As you’d know, the traffic situation around airports is pretty hectic! So it was, that two first-time bike travellers from Tasmania set off into the three lanes of traffic with a vague idea of where we were heading, but a very firm idea to just get off the busy road as quickly as possible.
Steve took the lead, given that I’m a bit spatially challenged and we have to ride on the opposite side of the road here. Whenever we’ve driven in the U.S. Steve can switch his brain from left to right side of the road easily, whereas I can’t make the shift quite as well. Steve only drove the wrong way down a four-lane road once while we were in New Hampshire, so that was an OK strike rate. So, off we headed, on our heavily laden bikes, hoping that Steve’s bike assembling skills had left the brakes in perfect working order. We put foot to pedal and surged across the lanes of traffic and quickly got onto the footpath, to get out of the way of the stream of Citroens, Renaults, Mercedes and VW’s that were hurtling around us. Then Steve took off without a backward glance and soon became a blur in the distance leaving me to wobble and bump over cobbled paths with three lanes of traffic to my left and trees to my right, neither of which are very wobble-friendly environments. I eventually caught up, asked Steve if he was sure the GPS was taking us in the right direction, to be told that actually no, we were heading the wrong way. So we turned around, pedalled once more into the rapids of traffic and headed back only to find ourselves almost back at the airport again, but at least going the right way. We eventually came across a bike lane, which was a welcome relief from the traffic and followed this with a little more confidence. I practised my lingo, shouting “Obrigado” to people who stepped out of our way on the bike path and pedalled along keeping Steve’s back wheel in my sights. There were a few hills to tackle and it became a nice warm 16C by the afternoon, so I was crunching through the gears to get up some hills with a very heavy load and a good deal of sweating, huffing and puffing.
Then we met a friendly local, Luis, who stopped us for a chat on the bike path. He asked us about our load and we explained our trip to him and he said he’d done a similar trip on his moped, but not by bike. After saying he would like to do something like that by bike, but somewhere new, we of course said he must cycle around Australia. He told us about some nice bike routes around southern Portugal and asked if we were posting any updates of our trip. We handed him one of our pre-made cards that has our details and blog address on it, so that was our first fair-dinkum conversation with a local and the inaugural handing over of our little “business cards.” We said ta-ta to Luis and pedalled on.
Now, the cobbled paths and streets in Portugal are lovely – very olde worldy, very authentic, very nice to see, but I’m afraid they are a pain in the preverbal to ride a bike on. Man-oh-man did I bounce! I kept looking behind me to make sure all the bags had stayed on the bike, because we were bouncing over some pretty sizeable potholes and then corrugating along some doozies of cobbles. We wove amongst traffic, zoomed down narrow cobbled lanes (when I say zoomed, I actually mean for me the scaredy cat it was more like brake – coast – brake – brake – brake – coast – brake all the while hoping Steve’s brake assembly on the bikes was top-notch). Then into Lisbon Centro. We passed some lovely parks, statues and monuments but no time to stop and take in too much, as we continued on our quest to locate our room for the night. We pedalled into a lovely cobbled square, dismounted and walked (with some difficulty – those bikes are heavier to push on foot than they are to ride!) around the narrow streets to finally come across our accommodation.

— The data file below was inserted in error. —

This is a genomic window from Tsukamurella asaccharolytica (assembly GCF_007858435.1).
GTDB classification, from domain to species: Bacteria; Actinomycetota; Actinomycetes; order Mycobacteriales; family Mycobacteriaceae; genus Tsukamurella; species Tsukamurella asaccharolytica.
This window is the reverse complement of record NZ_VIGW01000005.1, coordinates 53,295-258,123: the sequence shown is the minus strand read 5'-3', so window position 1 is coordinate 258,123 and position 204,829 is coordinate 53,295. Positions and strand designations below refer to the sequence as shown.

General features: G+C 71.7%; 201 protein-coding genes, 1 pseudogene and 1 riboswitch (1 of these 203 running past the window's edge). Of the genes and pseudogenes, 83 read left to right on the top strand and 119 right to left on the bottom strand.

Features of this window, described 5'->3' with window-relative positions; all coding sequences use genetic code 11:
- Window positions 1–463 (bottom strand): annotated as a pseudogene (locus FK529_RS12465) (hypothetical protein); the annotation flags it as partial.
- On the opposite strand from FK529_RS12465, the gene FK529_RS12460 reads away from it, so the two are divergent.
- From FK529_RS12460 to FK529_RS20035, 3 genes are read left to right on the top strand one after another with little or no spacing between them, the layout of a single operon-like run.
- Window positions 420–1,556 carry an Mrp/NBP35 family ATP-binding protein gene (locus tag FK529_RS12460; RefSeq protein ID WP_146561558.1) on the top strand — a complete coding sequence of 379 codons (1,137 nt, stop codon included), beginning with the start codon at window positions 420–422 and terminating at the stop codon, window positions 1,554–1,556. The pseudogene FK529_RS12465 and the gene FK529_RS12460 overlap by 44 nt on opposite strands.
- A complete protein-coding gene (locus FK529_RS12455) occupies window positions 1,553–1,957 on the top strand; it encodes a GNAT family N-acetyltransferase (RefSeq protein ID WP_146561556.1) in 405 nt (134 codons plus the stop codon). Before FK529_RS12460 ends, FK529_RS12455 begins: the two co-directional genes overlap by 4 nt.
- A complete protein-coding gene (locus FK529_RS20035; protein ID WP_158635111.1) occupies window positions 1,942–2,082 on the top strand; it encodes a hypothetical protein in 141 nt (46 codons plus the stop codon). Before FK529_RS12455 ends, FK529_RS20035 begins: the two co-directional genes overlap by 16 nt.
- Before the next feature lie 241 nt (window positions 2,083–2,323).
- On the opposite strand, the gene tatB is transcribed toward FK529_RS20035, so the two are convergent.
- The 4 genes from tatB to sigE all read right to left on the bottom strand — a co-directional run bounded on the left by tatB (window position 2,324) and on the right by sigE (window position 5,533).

We buzzed the huge wooden front doors like tired and weary travellers asking for sanctuary at a monastery, and were welcomed in by Rita at reception. Rita said to take our time carrying our vast quantities of luggage to our room and our bikes would be taken care of and securely stowed for us. So we headed up to our room, knowing this was a little bit of comfort before our forthcoming days of life in a tent. After a quick change, we headed out to find something to eat before crashing for the night, after a very long and tiring journey from Tassie. It’s mardi gras in Lisbon so we saw people walking around in amazing and fanciful costumes as we joined the crowds of people walking through the lane ways and square.
What is it with Steve attracting the local drug dealers?? When we were in New York we were approached on the street by our friendly neighbourhood dealer asking Steve if he would “like some candy.” After declining the offer, Mr Dealer just wished us a nice day. Same thing as we walked the streets of Lisbon – a fella approached Steve and asked if there was anything from his supply that he would like. “No thanks mate,” said Steve. But friendly Portuguese dealer-man was not to be deterred as he offered this and that, only to be told, “No mate, no thanks mate” and eventually he left us alone with a smile. Does Steve look like fodder for drug-dealers? I wouldn’t have thought so, but there you go!
We finally headed back to the room, no hope of finding friendly food for me, so I settled for my pre-prepared and packed baggies of oatmeal, while Steve tucked into his pasta and then…crash…lights out…sleep and rest!
So good to see your posts tonight Heidi – hope Steve’s hand heals quickly. You make it all sound like such fun – even the tough bits! Keep the posts coming 🙂
Hi Heidi, love the read, great start to your adventure. Tell that brother of mine to slow down and make sure “your on” as Geoff would say. Be safe, have fun, love all of us 🙂